Friday, February 22, 2008

Kong Really is the King...

...of traditional documentaries, that is.

I'm not nearly as knowledgeable about documentary films as I am about many other types of cinema (not that I'm any kind of scholar in any of those, either). If I'm in the mood to be pretentious and claim any sort of real expertise, it might be in relation to the films of Zhang Yimou or old Hollywood musicals (or, um, old animal movies), but definitely not documentaries. I know the ones I've seen that I've thought were really fine (Who Killed the Electric Car?, Street Fight, The War Room, and especially Roger & Me, Michael Moore's first film and in my opinion the only truly great one he's ever made) and the ones I consider to be overrated (The Fog of War, definitely). But the documentary we watched last night is definitely not overrated--in fact, it shoots to the top of this list. I'm not saying anything most of you haven't already heard before from a dozen places, but still: everyone run out and rent The King of Kong: A Fistful of Quarters.

You can find out everything you need to know about the movie, and more, just by hitting their constantly updated website. And you can find a thousand positive reviews of the movie all over the internet, so there's little I can add here. Just let me assure you--it really is a traditional documentary, with the talking heads and surprise interviews and sneaked footage and all that. No tricks, no reconstructions (which really astonished me after a while; I couldn't believe that the filmmakers managed to get all this stuff on tape); just very clever editing to put it all together. Through years of tracking about six different stories (involving, apparently, the various quests for and rivalries over the world records in such classic arcade games as Pac-Man, Q-bert, and others) the people behind the cameras somehow found themselves in possession of a truly awesome story: the clash of Billy Mitchell vs. Steve Wiebe to hold or maintain or recapture the title of King of (Donkey) Kong. The result is a movie that is clearly partisan (the filmmakers absolutely takes sides in this battle, no question about it), but nonetheless rings with authenticity. Some people really are completely dicks about their own success; we've all met them, and sometimes we are them. And some people--decent people, hardworking people, talented people--nonetheless can be, when the pressure is on, chumps; we've all been them sometimes too. And then there is the world of people who surround both types: friends and enemies, yes, but also sycophants and enablers, and the sometimes well-meaning but often inscrutable parasites that can only exist because of both.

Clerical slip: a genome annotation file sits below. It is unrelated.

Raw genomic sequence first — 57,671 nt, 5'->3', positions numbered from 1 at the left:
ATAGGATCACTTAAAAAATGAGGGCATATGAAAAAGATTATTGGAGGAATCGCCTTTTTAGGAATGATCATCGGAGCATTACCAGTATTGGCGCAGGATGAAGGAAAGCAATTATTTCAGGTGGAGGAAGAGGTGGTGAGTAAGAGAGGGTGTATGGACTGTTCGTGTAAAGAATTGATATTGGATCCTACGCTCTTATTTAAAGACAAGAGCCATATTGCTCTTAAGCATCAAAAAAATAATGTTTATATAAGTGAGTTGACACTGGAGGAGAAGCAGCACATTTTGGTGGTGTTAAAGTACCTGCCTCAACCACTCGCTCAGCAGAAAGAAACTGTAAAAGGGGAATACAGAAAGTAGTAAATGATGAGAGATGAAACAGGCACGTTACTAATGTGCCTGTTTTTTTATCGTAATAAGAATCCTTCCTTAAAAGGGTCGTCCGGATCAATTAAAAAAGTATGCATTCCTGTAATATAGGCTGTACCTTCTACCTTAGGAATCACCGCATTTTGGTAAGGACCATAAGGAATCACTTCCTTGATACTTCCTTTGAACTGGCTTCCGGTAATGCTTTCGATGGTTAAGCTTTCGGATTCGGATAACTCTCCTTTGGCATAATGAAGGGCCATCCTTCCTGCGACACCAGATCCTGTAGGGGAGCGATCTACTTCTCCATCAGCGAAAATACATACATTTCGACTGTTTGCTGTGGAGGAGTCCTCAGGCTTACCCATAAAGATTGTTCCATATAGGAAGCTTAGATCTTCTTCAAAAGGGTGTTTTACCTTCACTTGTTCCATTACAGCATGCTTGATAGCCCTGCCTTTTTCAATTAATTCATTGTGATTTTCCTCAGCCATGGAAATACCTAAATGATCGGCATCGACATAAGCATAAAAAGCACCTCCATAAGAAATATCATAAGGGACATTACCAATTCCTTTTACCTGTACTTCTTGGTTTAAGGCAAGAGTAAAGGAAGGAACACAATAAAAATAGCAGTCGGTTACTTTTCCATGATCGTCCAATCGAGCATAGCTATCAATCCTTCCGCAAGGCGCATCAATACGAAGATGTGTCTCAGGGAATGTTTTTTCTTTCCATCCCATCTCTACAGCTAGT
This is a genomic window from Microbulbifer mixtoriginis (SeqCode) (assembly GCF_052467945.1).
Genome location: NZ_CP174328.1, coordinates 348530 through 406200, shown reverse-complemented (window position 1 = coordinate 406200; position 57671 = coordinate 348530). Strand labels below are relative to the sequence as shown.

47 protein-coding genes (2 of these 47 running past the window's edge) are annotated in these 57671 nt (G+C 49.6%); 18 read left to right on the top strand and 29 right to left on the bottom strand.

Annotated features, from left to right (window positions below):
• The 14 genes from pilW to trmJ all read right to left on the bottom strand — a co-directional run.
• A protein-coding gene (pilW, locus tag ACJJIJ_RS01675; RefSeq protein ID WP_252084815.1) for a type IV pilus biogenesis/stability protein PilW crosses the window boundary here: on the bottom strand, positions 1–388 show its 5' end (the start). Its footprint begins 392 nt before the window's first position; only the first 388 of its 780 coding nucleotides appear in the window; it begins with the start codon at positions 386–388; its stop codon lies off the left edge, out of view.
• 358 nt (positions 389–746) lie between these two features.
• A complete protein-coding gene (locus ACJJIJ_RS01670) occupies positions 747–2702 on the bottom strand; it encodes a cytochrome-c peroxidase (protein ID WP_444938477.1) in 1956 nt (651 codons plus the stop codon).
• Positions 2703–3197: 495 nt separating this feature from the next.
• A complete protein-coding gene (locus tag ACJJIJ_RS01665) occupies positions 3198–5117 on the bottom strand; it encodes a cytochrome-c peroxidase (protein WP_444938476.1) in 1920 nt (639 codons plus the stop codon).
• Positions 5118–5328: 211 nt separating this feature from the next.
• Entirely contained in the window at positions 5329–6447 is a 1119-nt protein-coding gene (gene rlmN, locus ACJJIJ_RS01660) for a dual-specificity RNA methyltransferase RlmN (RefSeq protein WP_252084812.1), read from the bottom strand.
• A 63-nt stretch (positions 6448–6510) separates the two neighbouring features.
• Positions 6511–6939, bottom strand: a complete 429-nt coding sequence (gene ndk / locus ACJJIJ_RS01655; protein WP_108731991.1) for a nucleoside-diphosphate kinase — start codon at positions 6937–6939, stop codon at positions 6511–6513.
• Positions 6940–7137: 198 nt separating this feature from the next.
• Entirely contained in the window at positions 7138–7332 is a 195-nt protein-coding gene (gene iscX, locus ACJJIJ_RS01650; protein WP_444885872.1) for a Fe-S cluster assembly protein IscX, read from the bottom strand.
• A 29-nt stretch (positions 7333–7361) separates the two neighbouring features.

It's probably not the world's greatest achievement in documentary filmmaking, if only because it doesn't use any of the aforementioned tricks to rethink and expand the realm of the medium (as did the greatest documentary, and one of the best films period, I've ever seen: Errol Morris's The Thin Blue Line). But it's awesome all the same. If you've never seen it, rent it; if you saw it in theaters, go rent it anyway. Get into it. Cheer for the good guy and his wonderful family. Boo and hiss at the bad guy and his, er, augmented wife. Knowing there are real stories like this out there, everywhere, just waiting to be discovered, will make you feel better about your own life, I promise.

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